Saturday, March 03, 2012

Romans.5.6; The Second Sunday in Lent; March 3, 2012;

Trinity Evangelical Lutheran Church, Creston, Iowa;

For while we were still weak, at the right time Christ died for the ungodly. (Ro 5:6, ESV)

Grace and peace to you from our Lord and Savior, Jesus Christ. Amen.

There's another way you could say that. While we were weak, God remembered us, at just the right time. How many times have I said to you that in Baptism we know that God remembers us. He does it in a very personal way. He shows us that He has chosen us. Even though it is a very simple thing, water and spoken words, we trust that God does what He promises through it. We rejoiced in the fact that Baptism is so specific that it doesn’t leave any doubt about who God is dealing with. The water of Baptism makes our heads wet and God puts His name on us, and with His name comes all His promises. For each of us, it happens at just the right time.

So, here St. Paul says that God remembered us when we were weak. Another translation says it was when we were powerless. Now I don’t know about you but I’m the kind of person who never wants to be seen as weak. Just like everyone I want people to see me as a strong person. Weak people are taken advantage of. Weak people are not influential people. Weak people are not respected. Weak people are… well not really anything. It’s like a cartoon of a job interview I recently saw. The interviewer says: “You’re just the type of weakling this company is looking for to exploit and discard. You’re hired!” That’s really what we think about when we say that some one is weak. Here’s how we really hear Paul’s words: While we were doormats…While we were wusses.. While we were crybabies, softies, namby-pamby, or wimps. And naturally none of us wants to be any of those things. None of us wants to be weak. Really we don’t believe that we are weak, either in life or even in the sight of God.

Teen called weakling; saves man from pond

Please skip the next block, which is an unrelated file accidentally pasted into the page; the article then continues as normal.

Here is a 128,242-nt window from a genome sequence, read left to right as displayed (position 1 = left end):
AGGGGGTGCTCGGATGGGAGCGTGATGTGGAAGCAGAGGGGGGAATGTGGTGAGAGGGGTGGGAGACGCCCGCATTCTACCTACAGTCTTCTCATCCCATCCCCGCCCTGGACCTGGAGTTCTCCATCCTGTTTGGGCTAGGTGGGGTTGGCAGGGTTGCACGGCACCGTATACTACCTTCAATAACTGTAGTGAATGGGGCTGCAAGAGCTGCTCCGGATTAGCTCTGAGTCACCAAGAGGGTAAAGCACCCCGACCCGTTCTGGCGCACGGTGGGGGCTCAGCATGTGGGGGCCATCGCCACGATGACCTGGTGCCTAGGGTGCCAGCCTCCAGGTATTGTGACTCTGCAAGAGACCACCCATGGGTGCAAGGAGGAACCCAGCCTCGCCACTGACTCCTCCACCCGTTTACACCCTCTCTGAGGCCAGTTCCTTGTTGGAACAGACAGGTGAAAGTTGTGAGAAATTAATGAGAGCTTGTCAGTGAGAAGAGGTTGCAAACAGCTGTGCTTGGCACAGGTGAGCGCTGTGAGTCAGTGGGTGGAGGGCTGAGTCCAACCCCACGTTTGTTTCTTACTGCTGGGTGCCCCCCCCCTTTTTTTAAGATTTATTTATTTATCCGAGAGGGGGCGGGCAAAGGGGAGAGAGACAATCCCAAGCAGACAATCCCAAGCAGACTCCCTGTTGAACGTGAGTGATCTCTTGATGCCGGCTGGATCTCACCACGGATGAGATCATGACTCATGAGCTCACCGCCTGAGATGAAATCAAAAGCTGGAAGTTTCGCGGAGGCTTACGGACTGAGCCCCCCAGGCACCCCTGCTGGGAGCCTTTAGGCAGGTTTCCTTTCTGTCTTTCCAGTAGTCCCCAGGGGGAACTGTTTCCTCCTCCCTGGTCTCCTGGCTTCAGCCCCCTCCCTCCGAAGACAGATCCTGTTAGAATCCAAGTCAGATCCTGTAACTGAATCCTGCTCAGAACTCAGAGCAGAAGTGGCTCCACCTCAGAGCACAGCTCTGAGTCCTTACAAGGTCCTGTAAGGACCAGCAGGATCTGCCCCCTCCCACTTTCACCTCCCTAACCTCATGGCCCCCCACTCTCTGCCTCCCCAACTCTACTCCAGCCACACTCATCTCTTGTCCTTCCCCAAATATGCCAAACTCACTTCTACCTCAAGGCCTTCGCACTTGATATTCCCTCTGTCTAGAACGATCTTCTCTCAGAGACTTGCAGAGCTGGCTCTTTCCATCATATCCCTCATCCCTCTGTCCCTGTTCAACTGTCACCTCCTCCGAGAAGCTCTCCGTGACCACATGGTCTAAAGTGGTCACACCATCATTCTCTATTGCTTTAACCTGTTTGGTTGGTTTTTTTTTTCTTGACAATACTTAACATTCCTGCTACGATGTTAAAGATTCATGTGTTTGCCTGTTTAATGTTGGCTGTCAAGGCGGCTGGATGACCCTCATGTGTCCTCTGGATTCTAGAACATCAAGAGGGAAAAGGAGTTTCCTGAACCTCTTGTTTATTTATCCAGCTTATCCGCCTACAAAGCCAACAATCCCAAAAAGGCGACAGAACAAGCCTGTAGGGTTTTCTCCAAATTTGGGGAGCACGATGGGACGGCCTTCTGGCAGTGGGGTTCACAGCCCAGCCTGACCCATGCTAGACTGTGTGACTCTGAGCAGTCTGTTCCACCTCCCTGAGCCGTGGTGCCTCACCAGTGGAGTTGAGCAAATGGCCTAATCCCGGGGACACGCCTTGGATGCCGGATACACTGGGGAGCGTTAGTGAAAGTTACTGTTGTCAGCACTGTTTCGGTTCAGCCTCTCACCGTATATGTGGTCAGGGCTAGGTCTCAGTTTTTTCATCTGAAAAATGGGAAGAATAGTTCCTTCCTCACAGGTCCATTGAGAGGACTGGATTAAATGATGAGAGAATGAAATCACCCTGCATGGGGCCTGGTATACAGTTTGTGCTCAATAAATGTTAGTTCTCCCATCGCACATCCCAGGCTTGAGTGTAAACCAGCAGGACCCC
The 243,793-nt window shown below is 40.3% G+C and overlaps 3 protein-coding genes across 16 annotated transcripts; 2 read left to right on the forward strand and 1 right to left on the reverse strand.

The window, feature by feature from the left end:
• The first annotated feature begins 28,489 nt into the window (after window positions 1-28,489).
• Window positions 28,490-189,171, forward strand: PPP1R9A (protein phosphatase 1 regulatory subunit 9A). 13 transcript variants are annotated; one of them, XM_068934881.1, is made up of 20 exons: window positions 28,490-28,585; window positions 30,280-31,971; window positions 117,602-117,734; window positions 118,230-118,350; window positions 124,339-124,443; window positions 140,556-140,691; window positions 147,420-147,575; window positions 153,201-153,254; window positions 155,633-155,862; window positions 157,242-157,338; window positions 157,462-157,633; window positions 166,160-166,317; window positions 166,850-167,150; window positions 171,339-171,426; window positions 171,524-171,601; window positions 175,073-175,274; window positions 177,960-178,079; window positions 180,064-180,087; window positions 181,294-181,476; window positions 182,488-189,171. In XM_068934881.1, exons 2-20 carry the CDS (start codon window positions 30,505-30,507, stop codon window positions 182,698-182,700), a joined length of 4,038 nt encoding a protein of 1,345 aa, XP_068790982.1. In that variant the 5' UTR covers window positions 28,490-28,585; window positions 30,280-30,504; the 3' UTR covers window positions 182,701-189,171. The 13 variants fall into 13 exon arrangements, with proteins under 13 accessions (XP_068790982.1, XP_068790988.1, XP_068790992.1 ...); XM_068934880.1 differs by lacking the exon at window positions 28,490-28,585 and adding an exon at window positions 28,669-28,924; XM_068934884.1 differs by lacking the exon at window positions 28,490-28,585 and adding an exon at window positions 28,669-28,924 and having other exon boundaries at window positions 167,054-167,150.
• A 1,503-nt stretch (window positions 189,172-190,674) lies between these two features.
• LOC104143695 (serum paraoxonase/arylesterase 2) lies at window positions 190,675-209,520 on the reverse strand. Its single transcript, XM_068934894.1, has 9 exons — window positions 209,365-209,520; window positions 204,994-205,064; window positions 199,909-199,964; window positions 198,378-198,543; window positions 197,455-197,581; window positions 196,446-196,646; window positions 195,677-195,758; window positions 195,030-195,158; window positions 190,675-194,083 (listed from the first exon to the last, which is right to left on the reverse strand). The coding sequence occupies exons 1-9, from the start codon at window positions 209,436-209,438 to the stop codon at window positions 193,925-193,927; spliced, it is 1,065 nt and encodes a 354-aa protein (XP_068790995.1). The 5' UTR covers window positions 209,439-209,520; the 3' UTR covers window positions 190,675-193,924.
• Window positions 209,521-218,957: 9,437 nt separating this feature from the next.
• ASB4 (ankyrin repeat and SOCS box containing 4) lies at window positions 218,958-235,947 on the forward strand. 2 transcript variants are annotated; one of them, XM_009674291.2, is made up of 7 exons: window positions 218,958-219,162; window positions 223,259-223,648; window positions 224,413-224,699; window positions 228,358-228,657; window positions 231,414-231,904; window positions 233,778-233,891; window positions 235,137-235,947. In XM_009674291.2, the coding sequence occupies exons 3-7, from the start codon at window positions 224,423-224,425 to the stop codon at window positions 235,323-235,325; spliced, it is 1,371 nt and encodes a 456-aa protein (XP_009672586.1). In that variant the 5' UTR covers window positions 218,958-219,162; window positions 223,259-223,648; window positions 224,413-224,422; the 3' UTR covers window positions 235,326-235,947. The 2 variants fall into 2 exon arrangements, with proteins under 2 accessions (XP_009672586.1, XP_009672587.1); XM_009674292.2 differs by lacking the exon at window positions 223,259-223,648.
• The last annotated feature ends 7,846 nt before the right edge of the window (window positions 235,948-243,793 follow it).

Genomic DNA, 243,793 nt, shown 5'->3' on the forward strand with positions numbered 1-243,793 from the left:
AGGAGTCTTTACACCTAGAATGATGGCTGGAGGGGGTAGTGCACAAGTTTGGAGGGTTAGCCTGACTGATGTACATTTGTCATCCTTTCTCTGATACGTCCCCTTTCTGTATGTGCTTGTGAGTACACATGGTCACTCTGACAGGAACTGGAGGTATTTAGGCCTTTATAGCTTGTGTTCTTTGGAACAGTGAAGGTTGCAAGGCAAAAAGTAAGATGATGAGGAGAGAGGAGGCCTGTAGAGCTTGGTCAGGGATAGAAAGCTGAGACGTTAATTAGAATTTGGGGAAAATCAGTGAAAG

The Associated Press
Last Updated 8:22 a.m. PST Friday, January 30, 2004

CLEARWATER, Fla. (AP) - A high school freshman who walked out of a weightlifting session after being called a weakling became a hero minutes later when he saved an elderly man who had driven into a pond.

Justin Gregorich, 14, was one of three people who jumped into the water Wednesday to pull Raymond J. Kane from his sinking Lincoln Town Car.

"It's amazing - there are snakes and there are alligators ... all three of them just jumped in right after that guy," said paramedic Mike Eash.

Gregorich had hopes of joining Countryside High School's junior-varsity football team next season, and after school Wednesday he went to the team's conditioning practice.

But at 5-foot-3 inches tall and 130 pounds, he couldn't lift as much weight as the other boys, who teased him. Gregorich said he left early and began walking home.

"I'm thinking, man, I should have stayed at football, the coach is going to be mad at me, why did I leave?" he recalled. "And - WHAM!"

At that moment, the Lincoln veered off the road in front of him and sped toward the pond. Gregorich dove in, along with passers-by Michael McBrayer and Shawn Brady.

One man opened the car door as Gregorich and the other man grabbed Kane by the arms, authorities said. They swam about 50 feet back to the bank.

Kane was in good condition Thursday, issuing a statement through a hospital spokesman thanking his rescuers.

"I owe my life to that young man," Kane said. He also wished him luck in making the football team.

Even if we could be convinced we are weak, that’s the picture we want to think about ourselves. The weakling makes good in the end. The football reject makes the team anyway. “It’s really about inner strength and character.” That’s really how we want God to look at us. We might be weak but we are sure that we are strong in inner strength and character. That’s the reason we believe God should remember us.

It happens every time we run into trouble in our lives. We are sure God is testing us. We are sure He just wants us to prove how strong we really are. So we buck up, we endure, we turn to our “inner” strength. And then we turn to God and say: “Look God! I’m doing great. See, I can handle it. I’m really strong. Aren’t I a great person, a person worth remembering?”